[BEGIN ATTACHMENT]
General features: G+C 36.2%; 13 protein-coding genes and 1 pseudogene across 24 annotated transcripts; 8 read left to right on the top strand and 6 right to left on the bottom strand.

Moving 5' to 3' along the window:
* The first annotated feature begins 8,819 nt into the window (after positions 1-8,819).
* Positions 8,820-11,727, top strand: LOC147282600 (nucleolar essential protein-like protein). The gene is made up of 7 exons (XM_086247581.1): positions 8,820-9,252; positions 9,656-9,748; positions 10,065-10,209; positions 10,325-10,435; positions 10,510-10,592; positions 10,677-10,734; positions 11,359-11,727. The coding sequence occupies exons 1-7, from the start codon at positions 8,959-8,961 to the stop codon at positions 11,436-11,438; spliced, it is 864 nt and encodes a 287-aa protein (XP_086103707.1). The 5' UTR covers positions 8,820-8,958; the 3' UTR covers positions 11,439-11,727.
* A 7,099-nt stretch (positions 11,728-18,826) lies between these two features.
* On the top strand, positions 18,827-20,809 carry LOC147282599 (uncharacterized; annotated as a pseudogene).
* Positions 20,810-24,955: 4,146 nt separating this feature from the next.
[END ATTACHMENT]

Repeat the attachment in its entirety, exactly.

General features: G+C 36.2%; 13 protein-coding genes and 1 pseudogene across 24 annotated transcripts; 8 read left to right on the top strand and 6 right to left on the bottom strand.

Moving 5' to 3' along the window:
* The first annotated feature begins 8,819 nt into the window (after positions 1-8,819).
* Positions 8,820-11,727, top strand: LOC147282600 (nucleolar essential protein-like protein). The gene is made up of 7 exons (XM_086247581.1): positions 8,820-9,252; positions 9,656-9,748; positions 10,065-10,209; positions 10,325-10,435; positions 10,510-10,592; positions 10,677-10,734; positions 11,359-11,727. The coding sequence occupies exons 1-7, from the start codon at positions 8,959-8,961 to the stop codon at positions 11,436-11,438; spliced, it is 864 nt and encodes a 287-aa protein (XP_086103707.1). The 5' UTR covers positions 8,820-8,958; the 3' UTR covers positions 11,439-11,727.
* A 7,099-nt stretch (positions 11,728-18,826) lies between these two features.
* On the top strand, positions 18,827-20,809 carry LOC147282599 (uncharacterized; annotated as a pseudogene).
* Positions 20,810-24,955: 4,146 nt separating this feature from the next.